Are you suffering from Crohn's disease (CD)? If yes, don't worry, your own modified cells could pave the way for improved treatments to fight Crohn's disease, reports a new study. The findings of the study are published in the journal Gastroenterology.
A new technique using patients' own modified cells to treat Crohn's disease has been proven to be effective in experiments using human cells, with a clinical trial of the treatment expected to start in the next six months.
‘Patients' own modified cells could be the key to better Crohn's disease treatment.’
Researchers at the NIHR Guy's and St Thomas' Biomedical Research Centre (BRC) developed the technique by studying white blood cells taken from patients who have Crohn's disease, and comparing them to cells of healthy people. Their findings allowed cell therapy specialists in the BRC to develop a treatment involving taking patients' cells, and growing them in a special culture so that they behave more like cells from healthy people.
The research shows that this technique is effective in human cells, meaning it is ready for use in a clinical trial. The proposed Tribute Trial will test whether the treatment is safe and effective for treating Crohn's disease.
Crohn's disease is a lifelong condition in which parts of the digestive system become severely inflamed, causing a range of symptoms such as diarrhea, stomach aches, tiredness, and weight loss. Its causes are unknown, but the immune system is known to play a part. The often debilitating condition is estimated to affect around 620,000 people in the UK.
Professor Graham Lord, previously Director of the NIHR Guy's and St Thomas' BRC, led the research. He recently took up a role as Vice-President and Dean of the Faculty of Biology, Medicine, and Health at the University of Manchester. He said: "This is the next frontier in cell therapy, as we're going beyond treating the symptoms of Crohn's disease, and trying to reset the immune system to address the condition.
"It's a real home-grown treatment in the sense that we started with observing cells and tissues donated by patients at Guy's and St Thomas', have developed a treatment, and are now starting to undertake trials, all at the Trust. It shows how central patients are to research, helping to create a treatment that might help thousands of more people."
Rachel Sawyer, a communications manager who is 50 and lives in Anerley in south east London, was diagnosed with Crohn's disease in 2000 and treated at Guy's and St Thomas'. Although her condition is now under control, she supports other people who have Crohn's and runs the Twitter account @Bottomline_IBD.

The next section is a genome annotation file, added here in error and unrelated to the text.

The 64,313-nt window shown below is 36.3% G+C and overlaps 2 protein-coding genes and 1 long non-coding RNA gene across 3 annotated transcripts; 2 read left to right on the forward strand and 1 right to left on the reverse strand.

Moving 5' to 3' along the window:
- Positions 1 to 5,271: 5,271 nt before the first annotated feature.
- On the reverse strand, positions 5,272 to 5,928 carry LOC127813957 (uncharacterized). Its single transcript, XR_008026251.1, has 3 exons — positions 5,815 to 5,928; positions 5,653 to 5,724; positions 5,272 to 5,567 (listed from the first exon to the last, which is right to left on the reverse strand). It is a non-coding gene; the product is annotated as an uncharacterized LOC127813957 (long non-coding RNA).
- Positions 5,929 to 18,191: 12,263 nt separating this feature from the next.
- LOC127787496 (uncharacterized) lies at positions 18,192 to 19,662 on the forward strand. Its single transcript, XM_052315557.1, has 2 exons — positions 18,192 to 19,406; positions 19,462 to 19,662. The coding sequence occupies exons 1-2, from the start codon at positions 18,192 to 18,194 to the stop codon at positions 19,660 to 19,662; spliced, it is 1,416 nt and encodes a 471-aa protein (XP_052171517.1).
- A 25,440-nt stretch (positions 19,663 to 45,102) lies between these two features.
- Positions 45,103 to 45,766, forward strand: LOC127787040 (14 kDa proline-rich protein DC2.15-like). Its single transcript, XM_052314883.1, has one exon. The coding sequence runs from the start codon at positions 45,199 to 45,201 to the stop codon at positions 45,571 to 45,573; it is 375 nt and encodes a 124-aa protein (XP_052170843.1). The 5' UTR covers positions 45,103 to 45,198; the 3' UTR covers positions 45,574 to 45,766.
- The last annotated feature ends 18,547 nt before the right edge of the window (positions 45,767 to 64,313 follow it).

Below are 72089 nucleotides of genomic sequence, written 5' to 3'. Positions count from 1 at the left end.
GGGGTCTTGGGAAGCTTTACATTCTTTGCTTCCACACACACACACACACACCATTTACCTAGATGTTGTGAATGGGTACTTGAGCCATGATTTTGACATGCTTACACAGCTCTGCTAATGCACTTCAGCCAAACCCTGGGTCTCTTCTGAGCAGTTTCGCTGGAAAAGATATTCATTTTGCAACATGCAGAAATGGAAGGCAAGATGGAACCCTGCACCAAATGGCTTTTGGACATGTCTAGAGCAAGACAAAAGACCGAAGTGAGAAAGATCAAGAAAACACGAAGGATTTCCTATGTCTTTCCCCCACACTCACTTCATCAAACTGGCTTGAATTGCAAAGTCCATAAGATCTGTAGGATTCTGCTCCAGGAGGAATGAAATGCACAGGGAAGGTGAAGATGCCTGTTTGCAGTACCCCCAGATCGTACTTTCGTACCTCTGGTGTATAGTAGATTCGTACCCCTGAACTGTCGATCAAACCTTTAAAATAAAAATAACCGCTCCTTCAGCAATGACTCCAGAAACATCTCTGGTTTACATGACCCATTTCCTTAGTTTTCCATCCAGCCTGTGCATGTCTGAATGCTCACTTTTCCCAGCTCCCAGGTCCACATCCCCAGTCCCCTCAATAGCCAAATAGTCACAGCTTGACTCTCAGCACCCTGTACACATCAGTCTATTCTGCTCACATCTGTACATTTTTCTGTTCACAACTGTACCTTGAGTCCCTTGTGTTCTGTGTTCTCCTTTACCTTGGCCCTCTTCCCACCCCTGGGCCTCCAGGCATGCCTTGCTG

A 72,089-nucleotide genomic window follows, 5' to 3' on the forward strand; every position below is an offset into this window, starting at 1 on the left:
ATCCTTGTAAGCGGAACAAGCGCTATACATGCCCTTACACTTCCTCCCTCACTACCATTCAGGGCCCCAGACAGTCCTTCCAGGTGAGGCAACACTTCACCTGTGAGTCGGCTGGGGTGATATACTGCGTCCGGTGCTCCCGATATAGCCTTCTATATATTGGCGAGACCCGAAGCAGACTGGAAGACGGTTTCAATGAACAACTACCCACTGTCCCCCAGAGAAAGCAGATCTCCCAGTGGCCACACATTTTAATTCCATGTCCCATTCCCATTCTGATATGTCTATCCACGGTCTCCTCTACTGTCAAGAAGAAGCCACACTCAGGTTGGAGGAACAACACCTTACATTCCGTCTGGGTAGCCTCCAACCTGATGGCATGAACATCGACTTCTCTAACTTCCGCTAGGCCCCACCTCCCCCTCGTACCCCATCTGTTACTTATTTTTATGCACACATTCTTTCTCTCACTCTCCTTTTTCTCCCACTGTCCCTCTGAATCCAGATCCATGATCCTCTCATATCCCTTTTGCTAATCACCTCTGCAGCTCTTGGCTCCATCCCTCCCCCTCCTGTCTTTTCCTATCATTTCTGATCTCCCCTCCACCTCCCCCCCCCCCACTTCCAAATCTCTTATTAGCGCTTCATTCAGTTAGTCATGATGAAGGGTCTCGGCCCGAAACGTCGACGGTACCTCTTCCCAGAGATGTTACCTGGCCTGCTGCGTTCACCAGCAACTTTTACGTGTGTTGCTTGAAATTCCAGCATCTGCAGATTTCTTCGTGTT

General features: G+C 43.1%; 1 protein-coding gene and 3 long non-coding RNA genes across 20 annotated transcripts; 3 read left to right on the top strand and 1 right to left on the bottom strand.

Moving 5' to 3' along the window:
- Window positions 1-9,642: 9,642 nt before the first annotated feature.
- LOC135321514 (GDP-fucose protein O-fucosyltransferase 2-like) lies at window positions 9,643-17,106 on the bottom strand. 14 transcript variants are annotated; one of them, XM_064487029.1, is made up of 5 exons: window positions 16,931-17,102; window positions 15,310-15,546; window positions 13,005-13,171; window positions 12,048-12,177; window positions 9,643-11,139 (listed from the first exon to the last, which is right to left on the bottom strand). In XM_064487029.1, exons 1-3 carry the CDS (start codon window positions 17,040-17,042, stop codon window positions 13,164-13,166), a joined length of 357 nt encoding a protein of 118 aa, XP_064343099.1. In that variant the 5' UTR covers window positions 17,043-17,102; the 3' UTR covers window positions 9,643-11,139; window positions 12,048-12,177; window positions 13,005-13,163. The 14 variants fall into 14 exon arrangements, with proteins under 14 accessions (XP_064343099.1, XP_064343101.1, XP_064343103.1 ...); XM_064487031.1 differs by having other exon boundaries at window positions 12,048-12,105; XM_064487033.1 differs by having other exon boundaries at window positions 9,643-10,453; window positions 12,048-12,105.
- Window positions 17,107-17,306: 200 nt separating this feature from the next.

She said: "One of the worst things for me was the unpredictability, particularly around needing the toilet in a hurry. Having Crohn's completely re-routes your daily life and makes it hard to do the normal things most of us take for granted like going out socially or taking public transport. Even now, the fear of it is never really far from my mind.
"Another difficult thing is the stigma associated with bowel disease. It's difficult to talk and be open about it, even with family and friends. I found life very isolating and challenging at times - and that's something so many people with Crohn's experience, regardless of whether they were diagnosed years ago or last month. For people diagnosed young, it can impact on the formative years of their life.
"Anything that could help people with Crohn's have the confidence to go out and get back to being the people they were destined to be would be a game-changer."
The researchers found that specialized white blood cells called regulatory T cells from Crohn's patients produced less of a gut-specific protein called integrin α4β7 than regulatory T cells from healthy people. Working with the specialists at the NIHR Guy's and St Thomas' BRC's Advanced Therapies Manufacturing Platform, they developed a cell therapy technique based on these findings.
This technique involves developing cells from the Crohn's disease patients with a molecule called RAR568, which restores healthy levels of integrin α4β7. The cells are then given back to patients by intravenous infusion.
Dr. Peter Irving, a Consultant Gastroenterologist and co-author on the paper, said: "While the treatments available for Crohn's disease have increased over recent years, they only work in some patients. In addition, the treatments have potentially serious side effects in some patients. This research paves the way for a trial of using patients' own cells to treat their Crohn's disease, and we look forward to offering people the chance to take part in the very near future."